The phrase 'director's director' is well-worn and a little trite, but if there's a director that best deserves it, it's David Lean.
A craftsman who worked his way up the old-fashioned way from clapperboard assistant to the big chair, Lean was ensconced in filmmaking from a practitioner's point of view: how to tell stories visually and how to make them stick.
And they must have stuck. Filmmakers from the uber-commercial like George Lucas and Steven Spielberg to the uber-auteur's like Martin Scorcese and Stanley Kubrick have all claimed Lean as an influence and inspiration, a director who showed -- perhaps more clearly than anyone before or since -- what the director's art could achieve.
Not ever film was like that, of course. Believe it or not, David Lean did actually make films that weren't giant epics. He started out making small novel and play adaptations like "Blithe Spirit" and "Great Expectations." But it was the epics that made David Lean, and more importantly, made the modern blockbuster.
His three major epics -- "The Bridge on the River Kwai" "Lawrence of Arabia" and "Doctor Zhivago" -- are, when adjusted for inflation, among the most successful films ever made. For all intents and purposes he created the modern epic. There were big films before him of course, and director's known for big films; the Cecil B. DeMille's and William Wyler's of the world. But the one's director's of today refer to are all Lean's.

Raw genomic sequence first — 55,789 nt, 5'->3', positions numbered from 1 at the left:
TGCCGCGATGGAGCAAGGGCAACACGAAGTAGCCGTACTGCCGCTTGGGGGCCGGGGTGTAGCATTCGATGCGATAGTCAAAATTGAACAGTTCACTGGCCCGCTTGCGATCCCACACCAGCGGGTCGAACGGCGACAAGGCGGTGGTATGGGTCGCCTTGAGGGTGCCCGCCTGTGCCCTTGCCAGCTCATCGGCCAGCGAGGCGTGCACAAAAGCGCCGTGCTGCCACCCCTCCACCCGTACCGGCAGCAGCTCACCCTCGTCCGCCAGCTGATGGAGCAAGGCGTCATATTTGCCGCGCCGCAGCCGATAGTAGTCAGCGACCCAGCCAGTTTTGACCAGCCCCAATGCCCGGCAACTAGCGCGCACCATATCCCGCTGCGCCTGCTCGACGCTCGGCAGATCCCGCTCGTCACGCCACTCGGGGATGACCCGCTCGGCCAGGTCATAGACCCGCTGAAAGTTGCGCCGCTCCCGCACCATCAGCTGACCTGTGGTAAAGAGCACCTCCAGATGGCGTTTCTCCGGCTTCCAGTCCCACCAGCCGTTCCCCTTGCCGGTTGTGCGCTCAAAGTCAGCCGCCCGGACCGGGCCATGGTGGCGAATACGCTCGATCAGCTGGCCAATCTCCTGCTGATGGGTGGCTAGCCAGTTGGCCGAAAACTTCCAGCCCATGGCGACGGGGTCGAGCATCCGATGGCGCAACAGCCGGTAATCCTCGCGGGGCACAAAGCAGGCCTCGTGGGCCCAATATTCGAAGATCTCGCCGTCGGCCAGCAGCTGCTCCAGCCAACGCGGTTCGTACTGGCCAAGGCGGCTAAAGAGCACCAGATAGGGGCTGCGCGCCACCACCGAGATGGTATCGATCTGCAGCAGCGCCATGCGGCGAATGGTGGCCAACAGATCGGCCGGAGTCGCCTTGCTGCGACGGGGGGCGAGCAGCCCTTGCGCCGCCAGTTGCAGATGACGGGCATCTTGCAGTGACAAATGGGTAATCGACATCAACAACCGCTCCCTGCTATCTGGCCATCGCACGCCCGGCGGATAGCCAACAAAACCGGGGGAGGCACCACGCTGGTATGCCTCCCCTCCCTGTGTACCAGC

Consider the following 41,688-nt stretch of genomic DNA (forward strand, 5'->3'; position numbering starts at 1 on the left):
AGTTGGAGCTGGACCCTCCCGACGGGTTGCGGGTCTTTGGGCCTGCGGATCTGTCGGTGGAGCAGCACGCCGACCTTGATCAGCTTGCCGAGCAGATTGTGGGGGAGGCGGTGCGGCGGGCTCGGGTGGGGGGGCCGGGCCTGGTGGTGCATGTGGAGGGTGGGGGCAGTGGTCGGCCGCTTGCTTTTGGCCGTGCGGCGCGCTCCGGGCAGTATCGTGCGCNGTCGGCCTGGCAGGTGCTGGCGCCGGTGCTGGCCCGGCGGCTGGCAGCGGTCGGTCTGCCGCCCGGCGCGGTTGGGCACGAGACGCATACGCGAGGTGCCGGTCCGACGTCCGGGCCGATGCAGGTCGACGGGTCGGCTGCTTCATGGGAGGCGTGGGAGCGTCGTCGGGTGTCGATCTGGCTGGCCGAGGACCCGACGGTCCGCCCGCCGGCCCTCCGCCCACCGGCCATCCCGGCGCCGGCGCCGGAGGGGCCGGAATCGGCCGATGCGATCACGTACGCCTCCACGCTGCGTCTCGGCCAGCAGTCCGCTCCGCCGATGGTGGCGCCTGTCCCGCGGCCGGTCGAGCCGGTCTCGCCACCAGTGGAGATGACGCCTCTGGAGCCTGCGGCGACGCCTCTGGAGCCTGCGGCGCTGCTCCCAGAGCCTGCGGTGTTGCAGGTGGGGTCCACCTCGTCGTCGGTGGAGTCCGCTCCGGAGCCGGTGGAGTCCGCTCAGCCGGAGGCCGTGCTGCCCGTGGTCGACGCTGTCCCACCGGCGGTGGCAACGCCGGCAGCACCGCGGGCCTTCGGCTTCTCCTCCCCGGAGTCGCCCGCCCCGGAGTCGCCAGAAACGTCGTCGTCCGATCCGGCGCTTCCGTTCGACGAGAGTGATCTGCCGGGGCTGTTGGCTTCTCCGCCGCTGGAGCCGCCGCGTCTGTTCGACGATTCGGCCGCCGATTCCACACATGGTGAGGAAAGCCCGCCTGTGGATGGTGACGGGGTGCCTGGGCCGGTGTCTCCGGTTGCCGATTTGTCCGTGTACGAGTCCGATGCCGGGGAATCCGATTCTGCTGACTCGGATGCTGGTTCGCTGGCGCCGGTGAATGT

Part of that was his equal attention to his characters and the complex problems they faced; the title character of "Doctor Zhivago" is an adulterer, Alec Guiness' Colonel Nicholson is essentially a war collaborator. These characters weren't what they did, though, and Lean always kept a light touch and a lack of judgment about them. A lot of this was due to frequent collaborator Robert Bolt's writing, and probably his early collaborations with Noel Coward, but it was Lean that made those words sing.
Like everyone on this list, it's both Lean's skill and the influence stemming from it that cements his place among the best of the best. More than anyone else on this list, though, it's almost impossible to separate one from the other for him. The list of director's who claim Lean as a direct inspiration is long and diverse. He may not have created new techniques the way D.W. Griffith or Orson Welles did, but he refined them to a point that was impossible to ignore.
WATCH TOP 10 DAVID LEAN FILMS MOVIE SCENES
10.LARA DR ZHIVAGO - The scene of Lara's departure in a carriage-sled and Yuri's waving goodbye from an upstairs window where he has rubbed the ice off for one final look..